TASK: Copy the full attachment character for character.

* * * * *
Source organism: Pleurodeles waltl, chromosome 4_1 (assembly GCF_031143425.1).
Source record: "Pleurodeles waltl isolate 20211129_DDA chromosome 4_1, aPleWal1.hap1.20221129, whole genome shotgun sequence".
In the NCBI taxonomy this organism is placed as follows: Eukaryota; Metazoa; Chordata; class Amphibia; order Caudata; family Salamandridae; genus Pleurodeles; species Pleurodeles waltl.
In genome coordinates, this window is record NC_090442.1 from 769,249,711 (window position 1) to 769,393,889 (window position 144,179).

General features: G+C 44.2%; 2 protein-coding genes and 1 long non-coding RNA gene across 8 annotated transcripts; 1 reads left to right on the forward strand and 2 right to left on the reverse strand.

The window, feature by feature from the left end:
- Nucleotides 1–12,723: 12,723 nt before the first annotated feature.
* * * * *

Source organism: Pleurodeles waltl, chromosome 4_1 (assembly GCF_031143425.1).
Source record: "Pleurodeles waltl isolate 20211129_DDA chromosome 4_1, aPleWal1.hap1.20221129, whole genome shotgun sequence".
In the NCBI taxonomy this organism is placed as follows: Eukaryota; Metazoa; Chordata; class Amphibia; order Caudata; family Salamandridae; genus Pleurodeles; species Pleurodeles waltl.
In genome coordinates, this window is record NC_090442.1 from 769,249,711 (window position 1) to 769,393,889 (window position 144,179).

General features: G+C 44.2%; 2 protein-coding genes and 1 long non-coding RNA gene across 8 annotated transcripts; 1 reads left to right on the forward strand and 2 right to left on the reverse strand.

The window, feature by feature from the left end:
- Nucleotides 1–12,723: 12,723 nt before the first annotated feature.